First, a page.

London hasn't seriously had mayoral government since 1633, when the City rejected the Stuart Council's approach "whether they would accept of parte of the suburbs into their jurisdiction and liberty for better government".
The problem for the new Mayor is that they will be saddled with the old GLC boundary. In fact London has two different types of problem - strategic and local - neither of which relates to the GLC limits.
The strategic level involves the whole South-east and is concerned with London's accessibility and labour supply. The Mayor will only influence here, as all the major decisions about airports, rail connections and housing targets will be taken elsewhere. Local issues are what the outer boroughs are really concerned about. The new system will only work if the new Mayor keeps off their turf. They are not directly part of those activities that make London a major metropolitan centre and world city.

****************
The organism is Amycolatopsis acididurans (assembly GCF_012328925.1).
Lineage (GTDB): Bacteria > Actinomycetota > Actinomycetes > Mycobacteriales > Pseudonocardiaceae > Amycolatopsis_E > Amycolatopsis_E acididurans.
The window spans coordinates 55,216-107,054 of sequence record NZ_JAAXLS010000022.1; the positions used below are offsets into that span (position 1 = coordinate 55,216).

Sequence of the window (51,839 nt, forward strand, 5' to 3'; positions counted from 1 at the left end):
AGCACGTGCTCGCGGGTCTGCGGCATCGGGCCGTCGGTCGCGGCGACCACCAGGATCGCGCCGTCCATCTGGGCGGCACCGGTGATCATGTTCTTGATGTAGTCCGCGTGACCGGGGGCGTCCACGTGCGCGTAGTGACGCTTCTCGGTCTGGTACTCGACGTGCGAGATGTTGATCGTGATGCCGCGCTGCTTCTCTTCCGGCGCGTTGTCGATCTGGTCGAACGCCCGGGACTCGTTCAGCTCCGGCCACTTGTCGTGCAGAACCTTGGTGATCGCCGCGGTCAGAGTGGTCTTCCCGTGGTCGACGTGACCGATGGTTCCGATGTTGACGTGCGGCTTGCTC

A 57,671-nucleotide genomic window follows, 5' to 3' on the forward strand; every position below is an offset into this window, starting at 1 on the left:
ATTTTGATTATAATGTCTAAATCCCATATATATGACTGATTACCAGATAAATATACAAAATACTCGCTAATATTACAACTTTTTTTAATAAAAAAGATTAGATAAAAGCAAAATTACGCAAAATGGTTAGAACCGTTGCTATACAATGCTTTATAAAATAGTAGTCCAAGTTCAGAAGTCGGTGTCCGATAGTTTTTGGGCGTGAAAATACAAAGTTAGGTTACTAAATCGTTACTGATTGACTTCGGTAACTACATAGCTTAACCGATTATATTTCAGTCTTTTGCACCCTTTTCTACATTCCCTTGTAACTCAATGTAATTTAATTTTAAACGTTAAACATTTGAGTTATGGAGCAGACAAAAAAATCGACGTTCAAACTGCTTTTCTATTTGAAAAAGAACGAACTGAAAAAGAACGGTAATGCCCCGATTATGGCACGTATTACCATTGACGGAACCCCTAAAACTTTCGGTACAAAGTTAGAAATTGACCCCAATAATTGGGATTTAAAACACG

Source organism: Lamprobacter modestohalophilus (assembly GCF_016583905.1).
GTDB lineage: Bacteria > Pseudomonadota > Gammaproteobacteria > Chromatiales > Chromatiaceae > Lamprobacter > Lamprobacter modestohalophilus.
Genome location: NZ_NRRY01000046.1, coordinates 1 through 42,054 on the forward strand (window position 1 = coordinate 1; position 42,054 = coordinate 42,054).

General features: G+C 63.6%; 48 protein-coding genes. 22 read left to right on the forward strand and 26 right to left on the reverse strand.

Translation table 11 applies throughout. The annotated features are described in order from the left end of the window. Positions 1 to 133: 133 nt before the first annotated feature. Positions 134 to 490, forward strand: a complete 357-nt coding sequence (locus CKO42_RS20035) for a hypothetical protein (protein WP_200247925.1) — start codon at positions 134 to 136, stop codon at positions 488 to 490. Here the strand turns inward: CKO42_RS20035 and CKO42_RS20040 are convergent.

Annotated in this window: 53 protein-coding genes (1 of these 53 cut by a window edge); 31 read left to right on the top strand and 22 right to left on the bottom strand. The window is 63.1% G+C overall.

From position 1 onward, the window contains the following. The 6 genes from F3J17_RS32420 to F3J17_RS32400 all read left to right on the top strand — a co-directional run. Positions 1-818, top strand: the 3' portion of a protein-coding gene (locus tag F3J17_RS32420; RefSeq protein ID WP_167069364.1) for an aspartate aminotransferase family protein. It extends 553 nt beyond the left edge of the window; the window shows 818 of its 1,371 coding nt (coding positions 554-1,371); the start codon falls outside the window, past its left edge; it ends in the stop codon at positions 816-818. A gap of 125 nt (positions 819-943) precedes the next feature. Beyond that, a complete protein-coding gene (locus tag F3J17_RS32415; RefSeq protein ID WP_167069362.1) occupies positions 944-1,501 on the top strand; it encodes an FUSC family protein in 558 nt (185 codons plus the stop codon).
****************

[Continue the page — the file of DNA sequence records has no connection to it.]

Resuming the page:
But in the centre the issues are both strategic and local. This is where borough government struggles and is where, in my view the Mayor must first strive to make it work. This is an area under huge local pressures and displaying big variations as between parts which are succeeding and parts which are not. It is where congestion (and air quality) is an acute concern; this is the area where refuse collection varies enormously; this is the area of poor schools ... the list is endless.
The central London area is home to international finance business and institutions, to government, a major cultural concentration, to tourism. This vital economic, cultural and living area is presently the scene of a squabble among the ten boroughs who run it. Their agenda is not a world city agenda. It needs a different form of government. The Government Office for London has been cajoling them to co-ordinate their plans. There is huge resistance.
The London Mayor must be prepared to carve out the real strategic issues from the central London boroughs.
Robert Turley Associates